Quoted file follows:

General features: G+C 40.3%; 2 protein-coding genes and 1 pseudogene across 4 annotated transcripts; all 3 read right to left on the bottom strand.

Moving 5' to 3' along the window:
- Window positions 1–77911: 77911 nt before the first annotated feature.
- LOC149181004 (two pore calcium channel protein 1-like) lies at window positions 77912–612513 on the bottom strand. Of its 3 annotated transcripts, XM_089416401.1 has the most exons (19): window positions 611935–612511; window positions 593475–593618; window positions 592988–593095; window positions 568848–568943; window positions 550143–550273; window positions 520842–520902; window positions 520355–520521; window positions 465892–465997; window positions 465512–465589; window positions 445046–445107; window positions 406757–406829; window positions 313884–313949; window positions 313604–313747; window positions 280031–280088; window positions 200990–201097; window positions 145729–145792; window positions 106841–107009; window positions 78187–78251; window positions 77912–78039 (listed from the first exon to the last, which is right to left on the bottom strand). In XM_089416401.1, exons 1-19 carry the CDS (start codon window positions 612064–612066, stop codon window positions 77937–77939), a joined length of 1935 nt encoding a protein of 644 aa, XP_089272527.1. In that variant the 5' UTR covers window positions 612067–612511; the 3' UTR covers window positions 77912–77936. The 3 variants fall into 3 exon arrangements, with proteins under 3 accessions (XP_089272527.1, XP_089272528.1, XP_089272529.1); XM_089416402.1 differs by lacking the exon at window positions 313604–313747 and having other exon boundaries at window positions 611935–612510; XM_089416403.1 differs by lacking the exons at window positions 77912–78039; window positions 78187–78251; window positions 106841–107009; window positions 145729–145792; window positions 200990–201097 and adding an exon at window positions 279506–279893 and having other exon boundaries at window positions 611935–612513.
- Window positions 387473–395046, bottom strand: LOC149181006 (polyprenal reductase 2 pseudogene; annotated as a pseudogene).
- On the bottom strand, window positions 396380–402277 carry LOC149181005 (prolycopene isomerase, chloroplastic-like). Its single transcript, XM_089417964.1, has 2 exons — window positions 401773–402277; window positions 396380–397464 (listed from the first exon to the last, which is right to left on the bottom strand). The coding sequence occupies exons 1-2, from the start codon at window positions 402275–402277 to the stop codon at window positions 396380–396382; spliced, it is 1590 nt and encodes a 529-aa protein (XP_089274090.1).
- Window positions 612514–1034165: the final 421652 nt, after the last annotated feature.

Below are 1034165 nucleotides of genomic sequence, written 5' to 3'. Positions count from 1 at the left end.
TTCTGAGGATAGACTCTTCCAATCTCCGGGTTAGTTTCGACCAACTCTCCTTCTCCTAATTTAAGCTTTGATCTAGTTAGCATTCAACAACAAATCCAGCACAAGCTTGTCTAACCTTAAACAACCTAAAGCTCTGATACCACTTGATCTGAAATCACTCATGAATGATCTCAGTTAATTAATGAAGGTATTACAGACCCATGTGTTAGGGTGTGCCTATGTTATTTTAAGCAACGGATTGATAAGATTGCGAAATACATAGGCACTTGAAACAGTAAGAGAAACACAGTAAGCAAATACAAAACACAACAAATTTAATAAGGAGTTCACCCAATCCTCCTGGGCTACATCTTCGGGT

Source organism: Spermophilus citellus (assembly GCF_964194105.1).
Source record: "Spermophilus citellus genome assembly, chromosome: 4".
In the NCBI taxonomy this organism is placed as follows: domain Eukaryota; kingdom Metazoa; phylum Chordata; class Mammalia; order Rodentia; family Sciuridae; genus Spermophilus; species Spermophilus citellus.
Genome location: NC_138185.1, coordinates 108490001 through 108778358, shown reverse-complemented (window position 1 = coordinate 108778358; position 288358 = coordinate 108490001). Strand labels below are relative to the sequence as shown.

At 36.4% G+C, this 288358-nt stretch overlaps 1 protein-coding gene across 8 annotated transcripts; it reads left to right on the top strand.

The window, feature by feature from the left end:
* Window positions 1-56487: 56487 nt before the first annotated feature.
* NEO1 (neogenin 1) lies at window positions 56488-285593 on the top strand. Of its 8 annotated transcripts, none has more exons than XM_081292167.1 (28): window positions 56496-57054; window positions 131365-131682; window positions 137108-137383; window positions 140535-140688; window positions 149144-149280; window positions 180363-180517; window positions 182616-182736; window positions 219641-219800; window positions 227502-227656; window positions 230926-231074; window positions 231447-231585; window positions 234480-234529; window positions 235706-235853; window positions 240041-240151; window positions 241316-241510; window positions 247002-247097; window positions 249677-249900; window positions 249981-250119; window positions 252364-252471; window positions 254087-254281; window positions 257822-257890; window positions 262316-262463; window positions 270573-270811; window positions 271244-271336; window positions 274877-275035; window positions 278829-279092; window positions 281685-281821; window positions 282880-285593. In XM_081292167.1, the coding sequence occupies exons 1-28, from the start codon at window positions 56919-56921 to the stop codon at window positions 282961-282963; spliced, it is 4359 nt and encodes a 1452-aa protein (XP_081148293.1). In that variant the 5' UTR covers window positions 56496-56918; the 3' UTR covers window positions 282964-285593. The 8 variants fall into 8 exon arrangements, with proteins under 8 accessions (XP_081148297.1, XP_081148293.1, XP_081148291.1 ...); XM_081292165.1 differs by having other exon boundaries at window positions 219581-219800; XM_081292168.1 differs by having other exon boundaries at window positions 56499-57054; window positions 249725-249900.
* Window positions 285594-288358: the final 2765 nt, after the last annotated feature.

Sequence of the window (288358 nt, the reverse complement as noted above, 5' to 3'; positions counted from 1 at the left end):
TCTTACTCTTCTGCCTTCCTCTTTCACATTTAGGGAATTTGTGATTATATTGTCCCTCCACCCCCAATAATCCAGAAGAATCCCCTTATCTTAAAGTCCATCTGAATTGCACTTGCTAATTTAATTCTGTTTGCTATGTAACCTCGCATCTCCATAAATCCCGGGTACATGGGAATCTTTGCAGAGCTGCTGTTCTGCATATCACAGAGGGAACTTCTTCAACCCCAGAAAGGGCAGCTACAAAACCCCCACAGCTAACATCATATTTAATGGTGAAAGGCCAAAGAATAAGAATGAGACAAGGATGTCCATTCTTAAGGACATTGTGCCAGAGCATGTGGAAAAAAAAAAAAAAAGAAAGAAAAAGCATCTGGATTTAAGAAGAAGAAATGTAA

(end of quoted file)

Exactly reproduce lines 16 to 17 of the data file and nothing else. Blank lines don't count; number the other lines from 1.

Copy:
* Window positions 1-56487: 56487 nt before the first annotated feature.
* NEO1 (neogenin 1) lies at window positions 56488-285593 on the top strand. Of its 8 annotated transcripts, none has more exons than XM_081292167.1 (28): window positions 56496-57054; window positions 131365-131682; window positions 137108-137383; window positions 140535-140688; window positions 149144-149280; window positions 180363-180517; window positions 182616-182736; window positions 219641-219800; window positions 227502-227656; window positions 230926-231074; window positions 231447-231585; window positions 234480-234529; window positions 235706-235853; window positions 240041-240151; window positions 241316-241510; window positions 247002-247097; window positions 249677-249900; window positions 249981-250119; window positions 252364-252471; window positions 254087-254281; window positions 257822-257890; window positions 262316-262463; window positions 270573-270811; window positions 271244-271336; window positions 274877-275035; window positions 278829-279092; window positions 281685-281821; window positions 282880-285593. In XM_081292167.1, the coding sequence occupies exons 1-28, from the start codon at window positions 56919-56921 to the stop codon at window positions 282961-282963; spliced, it is 4359 nt and encodes a 1452-aa protein (XP_081148293.1). In that variant the 5' UTR covers window positions 56496-56918; the 3' UTR covers window positions 282964-285593. The 8 variants fall into 8 exon arrangements, with proteins under 8 accessions (XP_081148297.1, XP_081148293.1, XP_081148291.1 ...); XM_081292165.1 differs by having other exon boundaries at window positions 219581-219800; XM_081292168.1 differs by having other exon boundaries at window positions 56499-57054; window positions 249725-249900.